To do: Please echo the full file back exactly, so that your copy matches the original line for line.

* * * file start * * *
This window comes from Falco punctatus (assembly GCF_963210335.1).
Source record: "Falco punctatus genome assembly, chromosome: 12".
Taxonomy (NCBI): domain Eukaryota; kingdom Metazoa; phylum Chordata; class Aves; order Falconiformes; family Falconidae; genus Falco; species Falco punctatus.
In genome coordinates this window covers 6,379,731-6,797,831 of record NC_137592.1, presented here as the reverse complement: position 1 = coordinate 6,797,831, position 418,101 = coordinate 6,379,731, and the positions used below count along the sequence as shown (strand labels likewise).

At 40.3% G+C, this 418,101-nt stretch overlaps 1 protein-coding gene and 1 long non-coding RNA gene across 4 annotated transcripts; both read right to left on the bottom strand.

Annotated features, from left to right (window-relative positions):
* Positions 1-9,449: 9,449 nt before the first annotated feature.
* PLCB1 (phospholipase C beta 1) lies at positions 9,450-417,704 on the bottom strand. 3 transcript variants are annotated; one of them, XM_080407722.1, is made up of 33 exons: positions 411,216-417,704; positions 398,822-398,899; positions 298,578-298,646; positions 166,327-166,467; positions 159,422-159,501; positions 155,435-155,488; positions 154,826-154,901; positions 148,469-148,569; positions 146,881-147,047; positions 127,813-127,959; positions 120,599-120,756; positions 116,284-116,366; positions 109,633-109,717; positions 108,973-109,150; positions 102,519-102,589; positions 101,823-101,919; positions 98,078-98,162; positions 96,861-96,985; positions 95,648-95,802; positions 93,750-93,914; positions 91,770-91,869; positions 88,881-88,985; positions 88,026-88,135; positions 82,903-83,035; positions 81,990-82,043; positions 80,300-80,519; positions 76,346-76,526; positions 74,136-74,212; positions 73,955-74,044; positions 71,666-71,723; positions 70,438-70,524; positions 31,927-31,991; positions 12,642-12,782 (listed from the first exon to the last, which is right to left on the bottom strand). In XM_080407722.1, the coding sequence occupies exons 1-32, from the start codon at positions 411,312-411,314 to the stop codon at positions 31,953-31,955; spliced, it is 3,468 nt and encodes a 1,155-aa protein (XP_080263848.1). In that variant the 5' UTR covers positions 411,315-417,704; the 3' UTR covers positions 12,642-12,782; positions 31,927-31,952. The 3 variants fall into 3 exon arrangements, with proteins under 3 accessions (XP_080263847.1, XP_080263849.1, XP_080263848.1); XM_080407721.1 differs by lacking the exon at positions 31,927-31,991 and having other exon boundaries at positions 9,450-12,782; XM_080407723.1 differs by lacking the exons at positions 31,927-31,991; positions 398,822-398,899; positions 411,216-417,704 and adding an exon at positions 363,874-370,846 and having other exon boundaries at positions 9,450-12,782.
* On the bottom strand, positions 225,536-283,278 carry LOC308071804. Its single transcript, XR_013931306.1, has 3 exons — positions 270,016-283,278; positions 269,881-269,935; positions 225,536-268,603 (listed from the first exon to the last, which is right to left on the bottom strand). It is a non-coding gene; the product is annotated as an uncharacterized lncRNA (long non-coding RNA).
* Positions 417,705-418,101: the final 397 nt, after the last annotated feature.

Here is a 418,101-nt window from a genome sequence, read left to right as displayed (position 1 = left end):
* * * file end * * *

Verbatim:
This window comes from Falco punctatus (assembly GCF_963210335.1).
Source record: "Falco punctatus genome assembly, chromosome: 12".
Taxonomy (NCBI): domain Eukaryota; kingdom Metazoa; phylum Chordata; class Aves; order Falconiformes; family Falconidae; genus Falco; species Falco punctatus.
In genome coordinates this window covers 6,379,731-6,797,831 of record NC_137592.1, presented here as the reverse complement: position 1 = coordinate 6,797,831, position 418,101 = coordinate 6,379,731, and the positions used below count along the sequence as shown (strand labels likewise).

At 40.3% G+C, this 418,101-nt stretch overlaps 1 protein-coding gene and 1 long non-coding RNA gene across 4 annotated transcripts; both read right to left on the bottom strand.

Annotated features, from left to right (window-relative positions):
* Positions 1-9,449: 9,449 nt before the first annotated feature.
* PLCB1 (phospholipase C beta 1) lies at positions 9,450-417,704 on the bottom strand. 3 transcript variants are annotated; one of them, XM_080407722.1, is made up of 33 exons: positions 411,216-417,704; positions 398,822-398,899; positions 298,578-298,646; positions 166,327-166,467; positions 159,422-159,501; positions 155,435-155,488; positions 154,826-154,901; positions 148,469-148,569; positions 146,881-147,047; positions 127,813-127,959; positions 120,599-120,756; positions 116,284-116,366; positions 109,633-109,717; positions 108,973-109,150; positions 102,519-102,589; positions 101,823-101,919; positions 98,078-98,162; positions 96,861-96,985; positions 95,648-95,802; positions 93,750-93,914; positions 91,770-91,869; positions 88,881-88,985; positions 88,026-88,135; positions 82,903-83,035; positions 81,990-82,043; positions 80,300-80,519; positions 76,346-76,526; positions 74,136-74,212; positions 73,955-74,044; positions 71,666-71,723; positions 70,438-70,524; positions 31,927-31,991; positions 12,642-12,782 (listed from the first exon to the last, which is right to left on the bottom strand). In XM_080407722.1, the coding sequence occupies exons 1-32, from the start codon at positions 411,312-411,314 to the stop codon at positions 31,953-31,955; spliced, it is 3,468 nt and encodes a 1,155-aa protein (XP_080263848.1). In that variant the 5' UTR covers positions 411,315-417,704; the 3' UTR covers positions 12,642-12,782; positions 31,927-31,952. The 3 variants fall into 3 exon arrangements, with proteins under 3 accessions (XP_080263847.1, XP_080263849.1, XP_080263848.1); XM_080407721.1 differs by lacking the exon at positions 31,927-31,991 and having other exon boundaries at positions 9,450-12,782; XM_080407723.1 differs by lacking the exons at positions 31,927-31,991; positions 398,822-398,899; positions 411,216-417,704 and adding an exon at positions 363,874-370,846 and having other exon boundaries at positions 9,450-12,782.
* On the bottom strand, positions 225,536-283,278 carry LOC308071804. Its single transcript, XR_013931306.1, has 3 exons — positions 270,016-283,278; positions 269,881-269,935; positions 225,536-268,603 (listed from the first exon to the last, which is right to left on the bottom strand). It is a non-coding gene; the product is annotated as an uncharacterized lncRNA (long non-coding RNA).
* Positions 417,705-418,101: the final 397 nt, after the last annotated feature.

Here is a 418,101-nt window from a genome sequence, read left to right as displayed (position 1 = left end):